Leadership with heart, mind, and soul

Work/Life Balance is Different Than You Think It Is

Added on by Sam Davidson.

With many companies going to flexible schedules or even allowing telecommuting, the idea of “work” and “life” are clearly blurring. Leading this haze are Millennials (also known as Generation Y, the largest generation to come along since the Baby Boomers). Their mantra of “Live First, Work Second” has employers scratching their heads; managing multiple generations in the workplace seems to be the least of a boss’s worries. If work and life are blurring, how come our definition of balance between the two isn’t? It still seems as though most of the work/life balance conversation centers around getting equal amounts of work and life. This is fine if you work a shift on an assembly line or schedule your life like a finely tuned machine (eight hours of work, eight hours of life, eight hours of sleep). But for many of us, balance is no longer about equality.

Instead of thinking about work/life balance as a scale, where each side is equally measured, the time has come for us to begin to think of balance like a gymnast. If you watch the Summer Olympics, you’ll notice these young women passionately jumping, flipping, and tumbling on a four-inch-wide beam. The point of that competition isn’t merely to stay balanced; it’s to stay balanced while moving forward.

Our lives today are much the same.

Whether you’re a working mother, a stay-at-home-dad, a budding entrepreneur, a recent grad trying to climb the ladder, a middle manager, or an accomplished executive, here are three ways you can stay balanced while moving forward at life and at work, if you stop worrying about all things in equal measure. Let the lines blur; just keep moving. 1) Be honest about what matters. Carve out an hour (yes, a full hour) in your schedule over the course of the upcoming week. Turn off your phone and get out pen and paper. Begin to make a list about what matters in your life. Here’s the catch: you have to be completely honest. Of course, your family, spouse, friends, and hobbies will make the list. What about your life’s work? Your fantasy football league? Travel? Selling things online, learning to cook, a well-manicured lawn? Don’t hold back. Make the list as complete as possible.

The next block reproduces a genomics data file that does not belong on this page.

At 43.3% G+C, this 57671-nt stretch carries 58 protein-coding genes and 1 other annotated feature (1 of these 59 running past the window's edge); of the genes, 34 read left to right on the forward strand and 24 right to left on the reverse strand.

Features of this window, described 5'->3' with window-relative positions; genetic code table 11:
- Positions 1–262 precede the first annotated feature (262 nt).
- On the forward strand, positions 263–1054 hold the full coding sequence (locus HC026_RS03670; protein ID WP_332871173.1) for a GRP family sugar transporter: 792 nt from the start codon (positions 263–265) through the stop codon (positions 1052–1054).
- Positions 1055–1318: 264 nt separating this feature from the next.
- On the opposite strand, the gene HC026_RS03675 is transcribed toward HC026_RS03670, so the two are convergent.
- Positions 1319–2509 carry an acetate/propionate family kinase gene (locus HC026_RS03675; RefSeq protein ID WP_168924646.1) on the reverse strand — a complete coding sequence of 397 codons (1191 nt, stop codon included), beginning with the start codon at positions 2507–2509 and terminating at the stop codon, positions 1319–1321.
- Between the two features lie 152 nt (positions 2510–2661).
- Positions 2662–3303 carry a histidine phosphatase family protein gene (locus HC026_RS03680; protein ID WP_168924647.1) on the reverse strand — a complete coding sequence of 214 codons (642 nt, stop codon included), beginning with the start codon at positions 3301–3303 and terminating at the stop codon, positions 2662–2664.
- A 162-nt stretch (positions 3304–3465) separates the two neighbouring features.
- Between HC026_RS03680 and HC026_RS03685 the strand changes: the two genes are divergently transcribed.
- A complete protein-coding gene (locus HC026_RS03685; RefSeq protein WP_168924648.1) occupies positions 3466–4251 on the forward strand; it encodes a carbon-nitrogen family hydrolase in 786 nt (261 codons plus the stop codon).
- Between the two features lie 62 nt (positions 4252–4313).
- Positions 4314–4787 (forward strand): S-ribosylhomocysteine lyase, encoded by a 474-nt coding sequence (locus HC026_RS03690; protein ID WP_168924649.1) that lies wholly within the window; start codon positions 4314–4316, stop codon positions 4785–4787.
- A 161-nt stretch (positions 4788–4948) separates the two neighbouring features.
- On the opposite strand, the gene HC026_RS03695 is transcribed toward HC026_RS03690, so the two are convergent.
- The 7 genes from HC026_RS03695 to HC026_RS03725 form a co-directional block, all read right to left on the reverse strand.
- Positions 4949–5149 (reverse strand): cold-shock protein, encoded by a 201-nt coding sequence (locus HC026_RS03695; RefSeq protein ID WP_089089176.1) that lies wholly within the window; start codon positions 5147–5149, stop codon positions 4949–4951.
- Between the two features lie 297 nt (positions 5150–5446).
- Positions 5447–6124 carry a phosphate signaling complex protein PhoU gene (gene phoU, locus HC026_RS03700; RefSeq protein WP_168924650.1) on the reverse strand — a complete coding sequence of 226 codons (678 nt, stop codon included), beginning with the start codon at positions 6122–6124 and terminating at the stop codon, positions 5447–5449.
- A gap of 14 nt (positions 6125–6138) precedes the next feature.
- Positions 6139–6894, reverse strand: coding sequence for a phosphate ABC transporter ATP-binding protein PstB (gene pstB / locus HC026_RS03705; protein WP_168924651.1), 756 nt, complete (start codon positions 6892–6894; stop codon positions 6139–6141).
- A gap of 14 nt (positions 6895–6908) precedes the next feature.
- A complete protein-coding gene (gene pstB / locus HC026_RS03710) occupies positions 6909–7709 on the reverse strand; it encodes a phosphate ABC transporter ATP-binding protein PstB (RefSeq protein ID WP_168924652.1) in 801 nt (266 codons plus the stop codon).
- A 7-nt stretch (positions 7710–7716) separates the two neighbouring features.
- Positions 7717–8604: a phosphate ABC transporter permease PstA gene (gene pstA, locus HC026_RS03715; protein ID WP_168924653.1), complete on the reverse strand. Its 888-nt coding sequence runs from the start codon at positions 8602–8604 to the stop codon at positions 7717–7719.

Then, show it to a friend or mentor who knows you well. Do they agree? Is there something you left out? Something that’s surprising? It’s important that this list be accurate so you can begin to build your work and life around those things that truly matter.

You may be surprised that something you spend lots of time on isn’t something that matters. By doing that, you’re out of balance, stuck in a rut forced to do something you don’t really care about. It’s time for a shift away from that which doesn’t add value to your life towards those things that do.

2) Stop complaining about being busy. We’re all busy. All of us. Constant inbound messages on social networks and the guilt of missing out on something important give us a false sense of urgency. That and the fact that all of us - no matter our jobs, family life, or retirement goals - each have the same number of hours in a day means that the playing field is neutral when it comes to getting things done. The gymnast never complains about the beam; she uses it as a catalyst to perform well.

For you, this means that you take the time (what limited amount you have) needed to focus on those things that matter. When you run out of time, do you know what gets left out? The things that don’t matter. This is exactly how it should be.

3) Start saying no. It’s fun and easy to say yes. When asked to volunteer, lead a project, or serve at church, saying yes makes us feel good because we’re granting the request of the one asking. But, if the opportunity we’re saying yes to isn’t something we value, we’ll very soon feel out of balance, over-committed, stressed, and burned out.

Practice saying no. Decline the extra fries at a restaurant. Tell the salesperson you don’t want the extended warranty. Then, work up to saying no (politely) when those closer to you have requests not in line with the things you value. You’ll soon find that these friends and colleagues won’t be offended; rather, they’ll begin to bring you opportunities in line with what matters to you, which will save you time and in the end, keep you balanced.

What tips to you have for living a better balanced or simpler life? (You can find great tips in my latest book, Simplify Your Life, which is currently on sale at Amazon.com - and only $2.99 for the Kindle edition!)

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